CLI arguments parser for node.js. JS port of python's argparse module.
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CLI arguments parser for node.js. Javascript port of python's argparse module (original version 3.2). That's a full port, except some very rare options, recorded in issue tracker.

NB. Method names changed to camelCase. See generated docs.


test.js file:

#!/usr/bin/env node
'use strict';

var ArgumentParser = require('../lib/argparse').ArgumentParser;
var parser = new ArgumentParser({
  version: '0.0.1',
  description: 'Argparse example'
  [ '-f', '--foo' ],
    help: 'foo bar'
  [ '-b', '--bar' ],
    help: 'bar foo'
var args = parser.parseArgs();

Display help:

$ ./test.js -h
usage: example.js [-h] [-v] [-f FOO] [-b BAR]

Argparse example

Optional arguments:
  -h, --help         Show this help message and exit.
  -v, --version      Show program's version number and exit.
  -f FOO, --foo FOO  foo bar
  -b BAR, --bar BAR  bar foo

Parse arguments:

$ ./test.js -f=3 --bar=4
{ foo: '3', bar: '4' }

More examples.

ArgumentParser objects

new ArgumentParser({paramters hash});

Creates a new ArgumentParser object.

Supported params:

  • description - Text to display before the argument help.
  • epilog - Text to display after the argument help.
  • addHelp - Add a -h/–help option to the parser. (default: True)
  • argumentDefault - Set the global default value for arguments. (default: None)
  • parents - A list of ArgumentParser objects whose arguments should also be included.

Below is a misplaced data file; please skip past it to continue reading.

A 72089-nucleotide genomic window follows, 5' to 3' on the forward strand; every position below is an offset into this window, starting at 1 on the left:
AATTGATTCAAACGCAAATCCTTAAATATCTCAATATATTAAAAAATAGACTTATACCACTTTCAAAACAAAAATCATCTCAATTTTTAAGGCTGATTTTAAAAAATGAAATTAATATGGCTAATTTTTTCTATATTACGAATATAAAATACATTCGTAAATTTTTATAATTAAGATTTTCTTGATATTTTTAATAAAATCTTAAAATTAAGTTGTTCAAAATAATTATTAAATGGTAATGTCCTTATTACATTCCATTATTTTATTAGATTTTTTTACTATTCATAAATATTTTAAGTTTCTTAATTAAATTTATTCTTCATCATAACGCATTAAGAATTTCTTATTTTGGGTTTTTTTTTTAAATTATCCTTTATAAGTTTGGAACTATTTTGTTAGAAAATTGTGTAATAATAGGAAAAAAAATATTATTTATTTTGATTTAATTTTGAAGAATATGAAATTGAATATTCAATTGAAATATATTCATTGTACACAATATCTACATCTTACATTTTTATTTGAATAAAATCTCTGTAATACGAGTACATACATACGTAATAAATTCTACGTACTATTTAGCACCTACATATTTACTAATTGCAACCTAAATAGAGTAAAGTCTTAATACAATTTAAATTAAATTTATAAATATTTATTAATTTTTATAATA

• prefixChars - The set of characters that prefix optional arguments. (default: ‘-‘)
  • formatterClass - A class for customizing the help output.
  • prog - The name of the program (default: sys.argv[0])
  • usage - The string describing the program usage (default: generated)

Not supportied yet

  • fromfilePrefixChars - The set of characters that prefix files from which additional arguments should be read.
  • conflictHandler - Usually unnecessary, defines strategy for resolving conflicting optionals.

Details in original ArgumentParser guide

addArgument() method

ArgumentParser.addArgument([names or flags], {options})

Defines how a single command-line argument should be parsed.

  • name or flags - Either a name or a list of option strings, e.g. foo or -f, --foo.


  • action - The basic type of action to be taken when this argument is encountered at the command line.
  • nargs- The number of command-line arguments that should be consumed.
  • constant - A constant value required by some action and nargs selections.
  • defaultValue - The value produced if the argument is absent from the command line.
  • type - The type to which the command-line argument should be converted.
  • choices - A container of the allowable values for the argument.
  • required - Whether or not the command-line option may be omitted (optionals only).
  • help - A brief description of what the argument does.
  • metavar - A name for the argument in usage messages.
  • dest - The name of the attribute to be added to the object returned by parseArgs().

Details in original add_argument guide

Action (some details)